“Make a savillum thus:  Mix half a libra* of flour and two and a half librae of cheese, as is done for libum [another kind of cheesecake].  Add 1/4 libra of honey and 1 egg.  Grease an earthenware bowl with oil.  When you have mixed the ingredients well, pour into the bowl and cover the bowl with an earthenware testo [lid].  See that you cook it well in the middle, where it is highest.  When it is cooked, remove the bowl, spread with honey, sprinkle with poppy, put it back beneath the testo for a moment, and then remove.  Serve it thus with a plate and spoon.” ~ From Cato’s De Agri Cultura (“Concerning Agriculture”), 160 BCE
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Savillum is a Roman recipe found in De Agri Cultura, the earliest-known work of Roman prose. It was written by the Roman politician Cato the Elder, a man noted for his devotion to simplicity and love of country life. Fitting its author’s lifestyle, De Agri Cultura is a straightforward instructional manual on farming. Those recipes which appear are just as simple and rustic as savillum.

This is one of several Roman dishes that could be called “cheesecake”, although it lacks a crust on the bottom. I frequently choose to make it for ancient food-themed events and parties because it’s an easy Roman dish to love, as it doesn’t deviate too far from a modern Western palate. It’s amazingly simple, with a batter made from just four ingredients: honey, fresh cheese (ricotta or a farmer’s cheese), flour and egg. After baking, the savillum is topped with a spice that was as well-known to the Romans as it is to us: poppy seeds (papaver). One time I ran out of poppy seeds and used black sesame seeds, and it was just as delicious.

Savillum would have been served at the end of a Roman meal, in keeping with the Roman dining customs that we follow to this day: appetizer, main course and dessert, called gustatio (tasting), prima mensa (first plate) and secunda mensa (second plate). Like many Roman desserts, this recipe makes extensive use of honey (mel), the favorite Roman sweetener. In fact, other than fruits like dates and figs, honey was the only Roman sweetener. Sugar was first refined from sugarcane in ancient India around 350 CE, centuries after this recipe was recorded. Even then, sugar did not penetrate far into the Roman world. Its faraway origin made it too expensive for daily use, and the Roman historian Pliny the Elder writes in the 1st century that sugar is to be used “only for medicinal purposes”, as it was said to soothe stomach pain and other ailments. Presumably if sugar had been more widely available to the Romans, they would have experimented enough to learn how to cook with it.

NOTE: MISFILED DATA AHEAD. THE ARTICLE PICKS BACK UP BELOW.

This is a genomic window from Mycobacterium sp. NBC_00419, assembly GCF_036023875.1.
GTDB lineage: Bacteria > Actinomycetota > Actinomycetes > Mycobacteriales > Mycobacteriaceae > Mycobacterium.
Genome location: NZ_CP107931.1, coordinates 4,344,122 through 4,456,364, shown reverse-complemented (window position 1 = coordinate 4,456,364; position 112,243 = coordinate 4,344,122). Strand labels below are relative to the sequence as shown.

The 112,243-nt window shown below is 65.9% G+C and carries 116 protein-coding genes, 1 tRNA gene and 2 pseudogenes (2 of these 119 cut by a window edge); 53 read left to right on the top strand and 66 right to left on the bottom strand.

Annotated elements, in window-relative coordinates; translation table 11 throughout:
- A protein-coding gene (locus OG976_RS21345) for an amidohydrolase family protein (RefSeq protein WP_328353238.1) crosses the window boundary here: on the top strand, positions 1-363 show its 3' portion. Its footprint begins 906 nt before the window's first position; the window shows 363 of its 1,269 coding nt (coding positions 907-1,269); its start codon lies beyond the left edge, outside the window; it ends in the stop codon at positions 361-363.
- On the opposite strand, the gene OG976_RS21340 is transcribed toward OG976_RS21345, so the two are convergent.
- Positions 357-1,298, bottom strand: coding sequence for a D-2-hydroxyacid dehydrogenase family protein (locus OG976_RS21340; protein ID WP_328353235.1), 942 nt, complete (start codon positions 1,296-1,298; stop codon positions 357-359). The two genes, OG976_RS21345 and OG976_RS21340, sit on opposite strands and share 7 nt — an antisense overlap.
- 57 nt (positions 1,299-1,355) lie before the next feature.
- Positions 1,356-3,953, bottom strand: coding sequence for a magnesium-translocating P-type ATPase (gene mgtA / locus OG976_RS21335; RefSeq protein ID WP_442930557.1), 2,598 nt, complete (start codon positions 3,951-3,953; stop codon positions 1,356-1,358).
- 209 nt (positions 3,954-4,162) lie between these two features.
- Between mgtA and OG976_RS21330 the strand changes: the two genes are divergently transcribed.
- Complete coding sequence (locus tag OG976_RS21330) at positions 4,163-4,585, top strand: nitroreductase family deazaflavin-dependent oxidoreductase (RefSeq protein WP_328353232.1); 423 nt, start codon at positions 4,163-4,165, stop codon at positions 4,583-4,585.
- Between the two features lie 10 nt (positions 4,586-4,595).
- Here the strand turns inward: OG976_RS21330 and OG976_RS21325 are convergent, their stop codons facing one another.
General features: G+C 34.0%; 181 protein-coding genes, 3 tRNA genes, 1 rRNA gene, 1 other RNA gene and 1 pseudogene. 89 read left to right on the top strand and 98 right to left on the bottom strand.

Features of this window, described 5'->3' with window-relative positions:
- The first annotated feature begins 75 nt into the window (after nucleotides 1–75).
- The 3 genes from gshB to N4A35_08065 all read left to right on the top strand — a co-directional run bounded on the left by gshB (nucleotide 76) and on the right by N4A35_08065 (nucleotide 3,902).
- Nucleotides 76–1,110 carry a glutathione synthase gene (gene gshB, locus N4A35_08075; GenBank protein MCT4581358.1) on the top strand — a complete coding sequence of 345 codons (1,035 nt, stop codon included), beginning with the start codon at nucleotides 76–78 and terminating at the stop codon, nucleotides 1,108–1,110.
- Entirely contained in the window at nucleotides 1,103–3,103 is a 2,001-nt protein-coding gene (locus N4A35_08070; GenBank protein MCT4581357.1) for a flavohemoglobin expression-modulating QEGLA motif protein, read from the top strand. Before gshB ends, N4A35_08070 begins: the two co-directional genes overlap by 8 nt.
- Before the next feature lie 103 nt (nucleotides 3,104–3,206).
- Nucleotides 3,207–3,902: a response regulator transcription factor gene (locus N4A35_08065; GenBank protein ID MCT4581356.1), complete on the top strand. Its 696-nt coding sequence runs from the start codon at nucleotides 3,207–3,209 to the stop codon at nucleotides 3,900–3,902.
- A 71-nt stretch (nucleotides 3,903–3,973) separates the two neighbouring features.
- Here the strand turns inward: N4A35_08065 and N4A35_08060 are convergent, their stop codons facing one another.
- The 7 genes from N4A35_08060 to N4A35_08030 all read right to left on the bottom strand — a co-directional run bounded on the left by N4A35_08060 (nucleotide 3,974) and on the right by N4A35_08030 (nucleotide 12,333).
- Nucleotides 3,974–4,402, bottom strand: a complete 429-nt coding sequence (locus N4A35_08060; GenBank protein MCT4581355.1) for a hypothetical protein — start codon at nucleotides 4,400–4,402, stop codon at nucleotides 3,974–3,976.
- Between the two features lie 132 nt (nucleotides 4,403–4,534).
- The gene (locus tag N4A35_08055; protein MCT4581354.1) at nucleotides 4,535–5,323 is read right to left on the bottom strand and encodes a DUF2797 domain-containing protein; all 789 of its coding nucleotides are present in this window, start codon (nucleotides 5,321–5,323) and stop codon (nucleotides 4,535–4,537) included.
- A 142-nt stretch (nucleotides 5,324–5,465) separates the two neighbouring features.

Honey, on the other hand, was widely available because it could be produced in so many places. The islands of Malta and Sicily were main centers of Roman beekeeping, with one Maltese apiary examined by archaeologists harboring over 100 hives. Romans were well-aware of regional differences creating unique flavors and qualities of honey. The Greek city of Cecropia and the island of Corsica were infamous for their inferior honey, while the Greek cities of Hybla and Hymettus were said to produce the best. In his Epigrams (86-103 CE), the poet Martial uses the reputations of these various honeys to make a metaphor about writing: don’t expect good poetry from lousy material, just as you wouldn’t expect Hymettian honey out of a Cecropian bee.

Romans preserved food in honey, used it in sauces for meat and delicate desserts like savillum, and mixed it with water and spices to make a refreshing non-alcoholic beverage called hydromel (honey-water), although they drew the line at fermenting honey into mead, regarded as the practice of foreign enemies. Like rock sugar, honey was believed to have medicinal properties, and the physician Galen wrote that it “warms and clears wounds and ulcers in any part of the body.” Despite this seeming honey obsession, the Roman diet was still low in sugar by modern standards, and Roman burial remains show strong, healthy teeth.

There are many modern recreations of this recipe, but I use Cathy Kaufman’s reconstruction in her book Cooking in Ancient Civilizations (2006).

THE RECIPE

The savillum will puff up into a golden brown mound as it cooks, which looks pretty cool but is unfortunately ruined by poking holes for extra honey to soak in. It’s mushy, so serve with a spoon, hot or room temperature.

3 1/2 cups ricotta or farmer’s cheese, drained and densely packed

3/8 of a cup honey, plus another 3/4 of a cup

1 1/4 cup flour, whole-wheat (more authentic) or white

1 beaten egg

poppyseeds

Preheat the oven to 350 degrees. In a bowl, mix all the ingredients except the 3/4 cup honey and the poppyseeds. Pour into a deep pie dish or springform cake pan and cook for 1 hour and 40 minutes. When the cake is firm, poke some holes to allow the additional honey to seep in. Top with 3/4 cup of honey and the poppyseeds and bake for 10 minutes more.

THE VERDICT

This is one of my favorite Roman recipes I’ve tried. You could easily serve it at a modern dinner-party and none would be the wiser. X out of X.

*Sometimes called the “Roman pound”, one libra was actually only .72 of a pound, or 329 grams.